This week’s question: How much free time away from work do you budget yourself per day? What do you do with it?
My health and well-being is paramount as I need to be the best I can be for my patients, children and business. In fact, it is while I engage in these activities that I think of new and innovative offerings for my private practice, Badia Hand to Shoulder Center and OrthoNOW, the nation’s only network of orthopedic urgent care center franchise which I founded. I keep fit playing tennis, going to the gym and cycling about an hour two-to-three times a week. I also spend quality time with my kids visiting some of Miami’s great family destinations, parks and beaches.
Alejandro Badia, orthopedic surgeon and founder, OrthoNOW
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I think it makes more sense to think in terms of priorities and look at things on a weekly basis because every day can be so different. Some weeks I have more pressing client demands and others I have travel and speaking commitments for the American Bar Association. I am a big believer that you can have it all, just not all at the same time. Over the course of the month, I make sure I find time away from work for my priorities, which include spending time with family and friends, going to the gym and being involved with community activities.
Hilarie Bass, co-president, Greenberg Traurig
The hotel business is 24/7, but I make it a point to take time for myself, family and friends. I like to work out, enjoy outdoor activities, movies and Netflix.
Peggy Benua, general manager, Dream South Beach
My family has always been very active. In my free time I like to move, so I always find time to exercise, whether riding my bike to the grocery store or working out in the gym. I also spend time talking to family and friends and then I hang out in my garden or look for fun stuff to do around town.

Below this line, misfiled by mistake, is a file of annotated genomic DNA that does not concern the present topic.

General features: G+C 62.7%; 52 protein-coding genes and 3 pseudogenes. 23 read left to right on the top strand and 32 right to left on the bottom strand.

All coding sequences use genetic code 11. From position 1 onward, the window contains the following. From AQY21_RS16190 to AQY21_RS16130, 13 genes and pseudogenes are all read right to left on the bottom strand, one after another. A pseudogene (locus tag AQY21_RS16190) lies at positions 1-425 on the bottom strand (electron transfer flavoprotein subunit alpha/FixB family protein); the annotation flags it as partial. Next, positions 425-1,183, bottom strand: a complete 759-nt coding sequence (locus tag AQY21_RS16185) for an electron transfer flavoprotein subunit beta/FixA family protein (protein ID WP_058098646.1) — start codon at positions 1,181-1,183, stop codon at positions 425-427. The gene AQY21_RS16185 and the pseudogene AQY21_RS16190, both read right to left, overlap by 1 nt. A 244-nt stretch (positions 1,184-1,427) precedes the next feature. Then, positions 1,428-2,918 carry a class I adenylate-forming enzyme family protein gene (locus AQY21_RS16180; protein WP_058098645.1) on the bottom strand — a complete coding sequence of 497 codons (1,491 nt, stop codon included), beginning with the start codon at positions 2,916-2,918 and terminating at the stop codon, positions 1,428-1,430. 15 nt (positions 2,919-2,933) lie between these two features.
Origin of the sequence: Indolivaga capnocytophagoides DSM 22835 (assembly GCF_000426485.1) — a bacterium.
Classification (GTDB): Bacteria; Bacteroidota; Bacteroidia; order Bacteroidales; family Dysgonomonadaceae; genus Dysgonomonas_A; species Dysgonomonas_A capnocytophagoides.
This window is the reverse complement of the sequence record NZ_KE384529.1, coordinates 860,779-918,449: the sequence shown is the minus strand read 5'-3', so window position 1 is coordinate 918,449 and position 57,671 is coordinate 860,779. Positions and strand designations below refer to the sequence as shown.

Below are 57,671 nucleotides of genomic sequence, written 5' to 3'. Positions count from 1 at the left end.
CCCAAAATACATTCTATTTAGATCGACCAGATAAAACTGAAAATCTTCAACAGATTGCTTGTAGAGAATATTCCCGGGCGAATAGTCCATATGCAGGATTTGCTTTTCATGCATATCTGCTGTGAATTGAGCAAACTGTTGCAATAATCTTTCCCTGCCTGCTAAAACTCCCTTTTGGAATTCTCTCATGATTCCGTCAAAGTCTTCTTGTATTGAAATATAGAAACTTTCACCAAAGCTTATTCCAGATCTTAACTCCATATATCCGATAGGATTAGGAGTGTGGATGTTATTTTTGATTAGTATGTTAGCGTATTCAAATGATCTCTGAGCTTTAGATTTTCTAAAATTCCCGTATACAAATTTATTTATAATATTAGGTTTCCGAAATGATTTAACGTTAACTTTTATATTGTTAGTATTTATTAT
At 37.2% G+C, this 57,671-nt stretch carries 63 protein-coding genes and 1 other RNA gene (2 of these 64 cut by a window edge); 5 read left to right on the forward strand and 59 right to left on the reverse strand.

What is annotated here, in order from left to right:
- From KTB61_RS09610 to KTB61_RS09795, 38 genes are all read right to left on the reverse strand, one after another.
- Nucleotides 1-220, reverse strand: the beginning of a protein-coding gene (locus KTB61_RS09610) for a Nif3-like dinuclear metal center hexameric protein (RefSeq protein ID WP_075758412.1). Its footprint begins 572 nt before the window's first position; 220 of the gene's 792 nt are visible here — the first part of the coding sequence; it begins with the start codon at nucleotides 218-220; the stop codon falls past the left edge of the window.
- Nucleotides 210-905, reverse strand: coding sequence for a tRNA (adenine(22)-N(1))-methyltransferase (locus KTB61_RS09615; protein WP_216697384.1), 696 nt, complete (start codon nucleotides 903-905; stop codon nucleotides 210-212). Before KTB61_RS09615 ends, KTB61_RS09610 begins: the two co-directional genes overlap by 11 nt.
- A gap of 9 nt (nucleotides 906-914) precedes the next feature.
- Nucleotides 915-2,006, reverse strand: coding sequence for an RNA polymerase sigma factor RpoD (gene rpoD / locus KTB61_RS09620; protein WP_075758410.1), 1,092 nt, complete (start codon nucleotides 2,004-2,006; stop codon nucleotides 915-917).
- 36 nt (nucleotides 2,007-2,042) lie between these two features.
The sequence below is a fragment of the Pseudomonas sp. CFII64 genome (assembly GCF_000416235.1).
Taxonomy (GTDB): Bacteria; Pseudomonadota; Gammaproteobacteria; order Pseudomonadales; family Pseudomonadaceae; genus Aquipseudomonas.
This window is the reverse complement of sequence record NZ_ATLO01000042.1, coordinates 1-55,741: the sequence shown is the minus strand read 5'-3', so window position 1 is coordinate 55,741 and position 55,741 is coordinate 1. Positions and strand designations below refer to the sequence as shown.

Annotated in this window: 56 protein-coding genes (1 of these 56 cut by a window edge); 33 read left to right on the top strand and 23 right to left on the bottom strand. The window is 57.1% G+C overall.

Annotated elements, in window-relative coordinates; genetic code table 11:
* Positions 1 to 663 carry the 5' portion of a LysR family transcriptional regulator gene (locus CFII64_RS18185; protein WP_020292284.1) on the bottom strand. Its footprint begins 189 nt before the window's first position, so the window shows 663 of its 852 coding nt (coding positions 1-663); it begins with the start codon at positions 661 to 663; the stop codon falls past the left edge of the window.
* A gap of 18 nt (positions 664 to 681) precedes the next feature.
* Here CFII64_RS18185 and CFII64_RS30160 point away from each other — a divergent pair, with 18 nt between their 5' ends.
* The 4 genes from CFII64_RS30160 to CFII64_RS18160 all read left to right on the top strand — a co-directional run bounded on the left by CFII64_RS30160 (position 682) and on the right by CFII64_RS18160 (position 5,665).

Meg Daly, president and CEO, Friends of The Underline
My work day averages 10 hours a day and my time away from work activities is divided into two segments; 1) Before, and 2) After. Before work, I exercise/condition my body and prepare my emotions to work. After work, I do whatever I want to do — except work. I don’t take work home and I don’t work on the weekends — work does not dictate my lifestyle. My lifestyle determines how effective I am when I work.
T. Willard Fair, president and CEO, Urban League of Greater Miami
I really like the work I do and often find I am too busy to take sufficient time away from daily work. However, I know it’s important to take time away from the office to recharge and reconnect with friends and family so I do make a point to take time off, including vacations with my husband.
Vicky Garrigo, market head, U.S. Southeastern Region Private Banking, HSBC Bank
Having a locally owned, independent business makes it very hard to plan for free time. When I do have it, I try my best to read, bike, listen to music, watch the Heat or the Canes basketball games, and spend time with my family. Books & Books, though, is never very far away.
Mitch Kaplan, founder, Books & Books